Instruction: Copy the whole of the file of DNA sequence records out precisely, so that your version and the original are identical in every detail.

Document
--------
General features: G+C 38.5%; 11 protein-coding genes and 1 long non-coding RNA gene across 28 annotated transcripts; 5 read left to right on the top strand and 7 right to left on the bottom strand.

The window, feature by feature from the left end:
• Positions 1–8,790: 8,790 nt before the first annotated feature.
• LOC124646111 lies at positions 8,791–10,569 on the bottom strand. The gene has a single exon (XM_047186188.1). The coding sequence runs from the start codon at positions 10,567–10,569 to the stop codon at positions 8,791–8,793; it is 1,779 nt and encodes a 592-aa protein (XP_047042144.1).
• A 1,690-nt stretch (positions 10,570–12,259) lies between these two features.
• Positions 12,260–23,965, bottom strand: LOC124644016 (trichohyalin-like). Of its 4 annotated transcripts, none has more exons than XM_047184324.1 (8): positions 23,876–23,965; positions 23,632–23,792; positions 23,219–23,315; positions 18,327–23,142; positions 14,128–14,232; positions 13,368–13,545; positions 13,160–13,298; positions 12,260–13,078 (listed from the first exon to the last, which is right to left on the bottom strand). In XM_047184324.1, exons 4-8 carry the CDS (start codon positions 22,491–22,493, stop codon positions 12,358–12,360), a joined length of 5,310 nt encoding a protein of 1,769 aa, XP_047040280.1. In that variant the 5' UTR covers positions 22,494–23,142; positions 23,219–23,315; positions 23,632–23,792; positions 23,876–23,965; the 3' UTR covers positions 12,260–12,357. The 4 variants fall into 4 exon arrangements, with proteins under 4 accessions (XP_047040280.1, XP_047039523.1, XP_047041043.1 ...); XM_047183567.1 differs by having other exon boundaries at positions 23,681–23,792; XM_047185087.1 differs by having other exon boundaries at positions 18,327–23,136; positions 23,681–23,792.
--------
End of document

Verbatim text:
General features: G+C 38.5%; 11 protein-coding genes and 1 long non-coding RNA gene across 28 annotated transcripts; 5 read left to right on the top strand and 7 right to left on the bottom strand.

The window, feature by feature from the left end:
• Positions 1–8,790: 8,790 nt before the first annotated feature.
• LOC124646111 lies at positions 8,791–10,569 on the bottom strand. The gene has a single exon (XM_047186188.1). The coding sequence runs from the start codon at positions 10,567–10,569 to the stop codon at positions 8,791–8,793; it is 1,779 nt and encodes a 592-aa protein (XP_047042144.1).
• A 1,690-nt stretch (positions 10,570–12,259) lies between these two features.
• Positions 12,260–23,965, bottom strand: LOC124644016 (trichohyalin-like). Of its 4 annotated transcripts, none has more exons than XM_047184324.1 (8): positions 23,876–23,965; positions 23,632–23,792; positions 23,219–23,315; positions 18,327–23,142; positions 14,128–14,232; positions 13,368–13,545; positions 13,160–13,298; positions 12,260–13,078 (listed from the first exon to the last, which is right to left on the bottom strand). In XM_047184324.1, exons 4-8 carry the CDS (start codon positions 22,491–22,493, stop codon positions 12,358–12,360), a joined length of 5,310 nt encoding a protein of 1,769 aa, XP_047040280.1. In that variant the 5' UTR covers positions 22,494–23,142; positions 23,219–23,315; positions 23,632–23,792; positions 23,876–23,965; the 3' UTR covers positions 12,260–12,357. The 4 variants fall into 4 exon arrangements, with proteins under 4 accessions (XP_047040280.1, XP_047039523.1, XP_047041043.1 ...); XM_047183567.1 differs by having other exon boundaries at positions 23,681–23,792; XM_047185087.1 differs by having other exon boundaries at positions 18,327–23,136; positions 23,681–23,792.